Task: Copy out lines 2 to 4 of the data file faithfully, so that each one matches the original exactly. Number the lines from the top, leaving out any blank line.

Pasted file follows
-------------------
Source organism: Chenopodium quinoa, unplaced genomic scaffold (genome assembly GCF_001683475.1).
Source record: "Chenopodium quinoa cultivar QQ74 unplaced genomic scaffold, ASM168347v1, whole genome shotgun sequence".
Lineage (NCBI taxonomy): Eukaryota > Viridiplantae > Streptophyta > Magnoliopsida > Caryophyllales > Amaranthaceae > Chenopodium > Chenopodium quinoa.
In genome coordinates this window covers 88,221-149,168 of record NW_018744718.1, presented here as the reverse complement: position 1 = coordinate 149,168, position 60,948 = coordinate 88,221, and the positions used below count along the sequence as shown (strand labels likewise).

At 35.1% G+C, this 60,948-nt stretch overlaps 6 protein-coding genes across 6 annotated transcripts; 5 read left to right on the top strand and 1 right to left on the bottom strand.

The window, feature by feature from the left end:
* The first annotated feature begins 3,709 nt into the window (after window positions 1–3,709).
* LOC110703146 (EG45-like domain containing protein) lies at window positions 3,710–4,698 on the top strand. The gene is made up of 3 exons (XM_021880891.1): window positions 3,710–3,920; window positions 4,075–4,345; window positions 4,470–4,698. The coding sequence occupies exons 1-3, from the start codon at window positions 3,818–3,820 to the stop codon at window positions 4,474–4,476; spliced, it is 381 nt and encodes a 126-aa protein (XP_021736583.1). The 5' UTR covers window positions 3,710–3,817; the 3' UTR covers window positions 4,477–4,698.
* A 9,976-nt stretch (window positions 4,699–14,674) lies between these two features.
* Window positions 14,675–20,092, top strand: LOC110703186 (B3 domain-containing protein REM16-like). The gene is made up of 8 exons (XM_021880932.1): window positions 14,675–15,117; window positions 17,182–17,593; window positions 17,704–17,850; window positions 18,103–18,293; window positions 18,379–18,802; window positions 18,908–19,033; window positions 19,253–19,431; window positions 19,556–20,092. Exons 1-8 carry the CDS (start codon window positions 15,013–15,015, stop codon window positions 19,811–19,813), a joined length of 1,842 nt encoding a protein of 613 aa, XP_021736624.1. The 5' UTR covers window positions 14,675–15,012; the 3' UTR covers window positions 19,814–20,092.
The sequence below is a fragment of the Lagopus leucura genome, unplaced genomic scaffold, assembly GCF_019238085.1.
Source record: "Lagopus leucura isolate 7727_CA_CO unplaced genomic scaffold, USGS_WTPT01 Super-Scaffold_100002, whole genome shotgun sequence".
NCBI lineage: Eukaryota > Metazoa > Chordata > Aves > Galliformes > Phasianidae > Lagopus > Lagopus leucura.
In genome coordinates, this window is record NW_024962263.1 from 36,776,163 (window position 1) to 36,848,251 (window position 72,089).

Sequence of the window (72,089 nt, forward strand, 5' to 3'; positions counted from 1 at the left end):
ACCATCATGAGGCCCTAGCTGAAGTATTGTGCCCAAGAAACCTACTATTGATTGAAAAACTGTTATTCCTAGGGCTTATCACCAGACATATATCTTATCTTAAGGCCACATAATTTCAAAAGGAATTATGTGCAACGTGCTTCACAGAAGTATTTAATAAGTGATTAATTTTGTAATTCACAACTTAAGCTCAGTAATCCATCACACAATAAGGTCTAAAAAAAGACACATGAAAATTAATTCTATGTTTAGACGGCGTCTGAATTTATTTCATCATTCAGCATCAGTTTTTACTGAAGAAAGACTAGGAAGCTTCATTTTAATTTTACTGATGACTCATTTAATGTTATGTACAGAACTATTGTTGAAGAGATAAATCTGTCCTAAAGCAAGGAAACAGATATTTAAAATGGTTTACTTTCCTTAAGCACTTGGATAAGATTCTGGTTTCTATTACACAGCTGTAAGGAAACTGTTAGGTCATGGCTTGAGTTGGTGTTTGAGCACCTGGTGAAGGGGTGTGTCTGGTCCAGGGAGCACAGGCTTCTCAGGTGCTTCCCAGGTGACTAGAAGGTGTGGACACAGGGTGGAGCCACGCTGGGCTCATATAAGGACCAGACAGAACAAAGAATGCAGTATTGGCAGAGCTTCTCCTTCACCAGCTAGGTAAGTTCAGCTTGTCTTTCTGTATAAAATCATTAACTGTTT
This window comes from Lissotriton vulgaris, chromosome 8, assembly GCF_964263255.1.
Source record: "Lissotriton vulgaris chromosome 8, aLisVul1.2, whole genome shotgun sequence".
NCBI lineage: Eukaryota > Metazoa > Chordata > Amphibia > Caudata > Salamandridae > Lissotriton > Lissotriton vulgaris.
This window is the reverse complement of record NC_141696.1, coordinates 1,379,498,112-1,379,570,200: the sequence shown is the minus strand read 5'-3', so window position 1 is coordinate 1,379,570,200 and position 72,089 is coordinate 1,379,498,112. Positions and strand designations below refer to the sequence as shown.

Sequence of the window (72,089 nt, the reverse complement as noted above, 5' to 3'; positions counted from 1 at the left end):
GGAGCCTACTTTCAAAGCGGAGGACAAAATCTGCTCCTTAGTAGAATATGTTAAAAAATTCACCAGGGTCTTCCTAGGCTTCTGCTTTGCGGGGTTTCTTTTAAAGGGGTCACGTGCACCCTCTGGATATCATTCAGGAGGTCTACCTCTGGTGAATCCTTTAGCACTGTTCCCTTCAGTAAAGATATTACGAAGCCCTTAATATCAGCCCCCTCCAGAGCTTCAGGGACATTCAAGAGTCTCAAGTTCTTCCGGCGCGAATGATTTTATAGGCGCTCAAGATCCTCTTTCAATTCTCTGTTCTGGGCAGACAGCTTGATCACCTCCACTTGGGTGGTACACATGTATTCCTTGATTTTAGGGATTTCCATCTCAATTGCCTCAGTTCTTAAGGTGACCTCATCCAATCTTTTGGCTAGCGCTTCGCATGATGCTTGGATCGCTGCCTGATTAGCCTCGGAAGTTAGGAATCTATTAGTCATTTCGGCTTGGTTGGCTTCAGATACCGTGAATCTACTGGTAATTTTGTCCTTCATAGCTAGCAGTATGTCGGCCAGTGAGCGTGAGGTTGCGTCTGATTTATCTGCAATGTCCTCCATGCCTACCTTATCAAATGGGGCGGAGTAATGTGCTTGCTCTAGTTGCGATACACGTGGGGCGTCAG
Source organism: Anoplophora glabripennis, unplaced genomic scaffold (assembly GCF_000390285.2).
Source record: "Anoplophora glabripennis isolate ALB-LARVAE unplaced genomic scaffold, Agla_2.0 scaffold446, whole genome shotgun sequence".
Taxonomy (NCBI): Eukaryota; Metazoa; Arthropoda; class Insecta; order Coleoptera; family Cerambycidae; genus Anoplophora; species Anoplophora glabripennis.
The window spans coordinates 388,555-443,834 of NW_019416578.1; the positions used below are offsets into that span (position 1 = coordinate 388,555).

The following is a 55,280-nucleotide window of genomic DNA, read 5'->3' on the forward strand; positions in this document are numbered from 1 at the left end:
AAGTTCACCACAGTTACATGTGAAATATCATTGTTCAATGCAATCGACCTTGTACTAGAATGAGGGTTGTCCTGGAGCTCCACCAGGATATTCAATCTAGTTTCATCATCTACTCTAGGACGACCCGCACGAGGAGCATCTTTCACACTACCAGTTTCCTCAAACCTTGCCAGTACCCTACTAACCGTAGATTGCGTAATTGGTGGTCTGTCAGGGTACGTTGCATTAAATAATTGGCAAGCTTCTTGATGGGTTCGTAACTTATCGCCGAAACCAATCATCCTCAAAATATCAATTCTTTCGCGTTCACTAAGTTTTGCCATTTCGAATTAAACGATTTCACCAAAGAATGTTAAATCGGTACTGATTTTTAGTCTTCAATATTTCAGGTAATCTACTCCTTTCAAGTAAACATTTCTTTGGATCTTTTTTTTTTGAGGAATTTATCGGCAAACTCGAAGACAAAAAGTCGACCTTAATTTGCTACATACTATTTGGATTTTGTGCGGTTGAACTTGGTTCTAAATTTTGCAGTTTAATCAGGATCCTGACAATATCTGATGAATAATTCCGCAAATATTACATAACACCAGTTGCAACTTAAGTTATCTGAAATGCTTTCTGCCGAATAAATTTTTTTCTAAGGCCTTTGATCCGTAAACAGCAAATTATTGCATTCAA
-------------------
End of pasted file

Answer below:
Source record: "Chenopodium quinoa cultivar QQ74 unplaced genomic scaffold, ASM168347v1, whole genome shotgun sequence".
Lineage (NCBI taxonomy): Eukaryota > Viridiplantae > Streptophyta > Magnoliopsida > Caryophyllales > Amaranthaceae > Chenopodium > Chenopodium quinoa.
In genome coordinates this window covers 88,221-149,168 of record NW_018744718.1, presented here as the reverse complement: position 1 = coordinate 149,168, position 60,948 = coordinate 88,221, and the positions used below count along the sequence as shown (strand labels likewise).